“Maybe there is some combination of sugar, eggs, and flour that can make me care about school dances and four-hundred-meter relay times and college applications. If there is, I will gladly eat piece after piece every day for the rest of my short type-2-diabetic life.”
Molly is a seventeen-year old girl from Florida who suffers from severe depression. Her mother, on a quest to help her feel better and do something she believes will be therapeutic for Molly, decides to take a challenge that will have her baking a different cake every day for one hundred days. While having all the cake she could possibly eat might cheer up some, Molly isn’t sure it will help her. The only thing that makes Molly feel alive and somewhat happy is spending time with her friend, Alex, during their shifts at FishTopia, a local shop that sells saltwater fish. Together they watch old episodes of The Golden Girls and eat take-out from the Chinese restaurant near the shop, and it gives them the perfect chance to spend time together and just hang out, since they rarely get any customers.
Along with Alex, her mother and sister, Molly spends time with her best friend and her therapist, Dr. Brooks (whom she has a massive crush on).
When Molly and Alex’s boss, Charlie, tells them that he is selling FishTopia, Molly is heartbroken – after all, it is the only place where she feels safe and like everything in the world outside the doors to the store is put on hold, and she can just keep spending time with Alex and trying to be happy. So she tries her hardest to come up with a plan to save the store, even if she isn’t sure it will work.
100 Days of Cake is a really cute contemporary romance that deals with a big issue – depression. Depression isn’t talked about too much in YA books, but it’s a very real, lonely, and oftentimes very heartbreaking disorder that affects millions – children, teenagers, and adults alike. I thought the way that depressive disorder and Molly’s treatment was portrayed well in this book, and I really give the author a lot of credit for writing this book. I have suffered from depression since I was a young teenager, and this is the kind of book I would have loved to have in my hands to help me feel like I wasn’t so alone. While Molly, the main character in 100 Days of Cake has a very caring mother and friends, it isn’t the case for everyone who suffers from depression, and I believe this book could be a big help to some of those who aren’t quite as lucky to have a support system on their side.
I can’t count the amount of times that I laughed while reading this book – the tone was often lighthearted and witty, and it really made the pages fly by as I read chapter after chapter, thoroughly enjoying reading about Molly’s life, her thoughts and feelings, and, well…the cakes.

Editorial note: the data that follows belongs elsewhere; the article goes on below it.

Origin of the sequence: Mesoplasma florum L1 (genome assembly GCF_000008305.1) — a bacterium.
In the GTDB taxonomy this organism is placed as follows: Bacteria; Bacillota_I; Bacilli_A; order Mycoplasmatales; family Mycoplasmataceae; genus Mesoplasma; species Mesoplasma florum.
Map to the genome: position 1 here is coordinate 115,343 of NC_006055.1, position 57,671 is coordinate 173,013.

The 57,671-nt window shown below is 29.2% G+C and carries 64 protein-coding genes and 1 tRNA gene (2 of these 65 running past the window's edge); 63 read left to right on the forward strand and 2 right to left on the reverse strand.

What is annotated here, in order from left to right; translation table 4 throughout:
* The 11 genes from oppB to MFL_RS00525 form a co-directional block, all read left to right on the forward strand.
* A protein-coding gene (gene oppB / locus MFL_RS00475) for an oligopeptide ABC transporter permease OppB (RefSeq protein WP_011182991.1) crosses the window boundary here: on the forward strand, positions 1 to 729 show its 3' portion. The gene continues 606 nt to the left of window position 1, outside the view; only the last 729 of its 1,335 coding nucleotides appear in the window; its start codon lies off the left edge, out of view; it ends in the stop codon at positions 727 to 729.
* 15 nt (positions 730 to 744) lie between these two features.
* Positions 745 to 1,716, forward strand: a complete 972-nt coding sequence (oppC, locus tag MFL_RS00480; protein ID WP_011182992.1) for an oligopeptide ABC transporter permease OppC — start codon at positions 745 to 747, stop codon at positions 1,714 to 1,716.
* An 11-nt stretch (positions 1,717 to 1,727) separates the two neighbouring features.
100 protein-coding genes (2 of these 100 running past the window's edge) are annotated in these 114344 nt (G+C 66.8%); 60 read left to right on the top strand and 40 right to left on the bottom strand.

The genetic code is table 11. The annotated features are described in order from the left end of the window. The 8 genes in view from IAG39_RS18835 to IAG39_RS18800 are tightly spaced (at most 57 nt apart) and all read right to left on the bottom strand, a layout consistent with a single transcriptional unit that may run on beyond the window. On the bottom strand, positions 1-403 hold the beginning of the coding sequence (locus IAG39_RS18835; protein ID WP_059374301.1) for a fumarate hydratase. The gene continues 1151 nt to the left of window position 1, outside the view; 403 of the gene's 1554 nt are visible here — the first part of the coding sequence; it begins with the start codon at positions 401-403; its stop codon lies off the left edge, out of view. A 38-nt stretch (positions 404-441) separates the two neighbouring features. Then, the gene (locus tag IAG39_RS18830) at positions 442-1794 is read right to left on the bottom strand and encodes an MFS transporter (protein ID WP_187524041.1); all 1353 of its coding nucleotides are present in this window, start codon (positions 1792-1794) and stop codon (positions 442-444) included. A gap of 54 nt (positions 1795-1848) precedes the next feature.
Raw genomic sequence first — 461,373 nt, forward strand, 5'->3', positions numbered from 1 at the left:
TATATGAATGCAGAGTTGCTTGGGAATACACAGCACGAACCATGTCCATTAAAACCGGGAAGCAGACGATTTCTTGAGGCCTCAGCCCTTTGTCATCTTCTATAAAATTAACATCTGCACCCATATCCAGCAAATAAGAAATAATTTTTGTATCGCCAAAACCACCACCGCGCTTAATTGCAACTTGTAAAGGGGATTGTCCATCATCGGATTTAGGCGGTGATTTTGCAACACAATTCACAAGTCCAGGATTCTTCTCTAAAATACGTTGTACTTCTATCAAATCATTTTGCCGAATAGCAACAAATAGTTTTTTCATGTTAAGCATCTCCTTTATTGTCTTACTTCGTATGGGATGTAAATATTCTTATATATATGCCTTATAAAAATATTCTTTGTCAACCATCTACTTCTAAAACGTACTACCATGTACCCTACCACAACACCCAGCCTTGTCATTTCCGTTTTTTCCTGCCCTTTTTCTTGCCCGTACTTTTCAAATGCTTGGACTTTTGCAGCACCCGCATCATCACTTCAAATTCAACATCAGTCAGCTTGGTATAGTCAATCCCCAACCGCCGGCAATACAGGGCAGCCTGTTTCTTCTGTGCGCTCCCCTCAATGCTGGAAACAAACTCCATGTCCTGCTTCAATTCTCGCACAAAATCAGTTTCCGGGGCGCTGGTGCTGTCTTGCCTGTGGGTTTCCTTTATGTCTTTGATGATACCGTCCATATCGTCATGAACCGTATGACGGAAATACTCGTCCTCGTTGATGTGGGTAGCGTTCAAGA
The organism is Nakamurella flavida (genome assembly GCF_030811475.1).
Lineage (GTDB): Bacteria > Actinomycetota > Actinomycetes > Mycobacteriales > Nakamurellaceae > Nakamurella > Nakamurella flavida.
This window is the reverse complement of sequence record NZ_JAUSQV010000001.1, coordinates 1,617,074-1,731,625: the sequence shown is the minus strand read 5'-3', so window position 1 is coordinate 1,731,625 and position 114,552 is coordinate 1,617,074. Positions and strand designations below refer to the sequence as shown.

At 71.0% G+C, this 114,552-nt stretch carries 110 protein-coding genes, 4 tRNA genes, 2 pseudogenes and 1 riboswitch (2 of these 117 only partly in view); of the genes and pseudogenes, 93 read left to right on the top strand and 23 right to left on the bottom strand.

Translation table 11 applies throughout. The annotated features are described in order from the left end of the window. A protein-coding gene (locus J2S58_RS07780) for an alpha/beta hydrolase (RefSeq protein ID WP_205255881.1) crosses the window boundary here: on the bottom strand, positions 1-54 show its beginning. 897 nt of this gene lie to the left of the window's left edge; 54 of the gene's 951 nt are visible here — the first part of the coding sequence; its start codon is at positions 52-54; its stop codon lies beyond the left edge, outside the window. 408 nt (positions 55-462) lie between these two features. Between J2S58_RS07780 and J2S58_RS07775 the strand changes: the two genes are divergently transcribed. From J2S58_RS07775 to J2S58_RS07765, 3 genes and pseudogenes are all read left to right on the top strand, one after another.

The thing is…this book felt so real. It was a novel full of raw emotions that really lend a voice to what depression actually feels like for the person suffering from it – and those around that person who care. While it was told from Molly’s perspective, you get to witness how those around her who care for her (Molly’s mother, sister, friend, Alex) feel as well, and because of that, it feels like such a true portrayal of the life inside a teenager who is depressed.
“Maybe Alex was right. My need for everything to stay exactly the same was what screwed things up. If things never change, they eventually decay.”
From the very first time I read about Alex and Molly together, it was so obvious that they were perfect for each other. There was such chemistry there and I spent the entire book hoping they would get together. I loved Alex – he was goofy, sweet, and really cared about Molly.
Also, at one point Molly gets a pet hermit crab named Pickles, and Pickles is by far the coolest. He even gets his own little couch! Pickles plays a big part of Molly’s life, and is very important to her…making him very important to the story, as well.
There was one part of the book that I thought wasn’t the best choice to add to the story, and it involves Molly and her therapist, Dr. Brooks. I don’t think that it added anything to the book that was absolutely necessary, and it was probably the only part of the book I really disliked. I managed to get over my dislike for that part of the story, because it was such a good book otherwise, but I just wanted to add that to my review.
100 Days of Cake is a powerful, emotional novel that adds in a bit of humor and inspiration, and has the possibility to really change someone’s life. If you get the chance to read this one, please don’t miss out on it!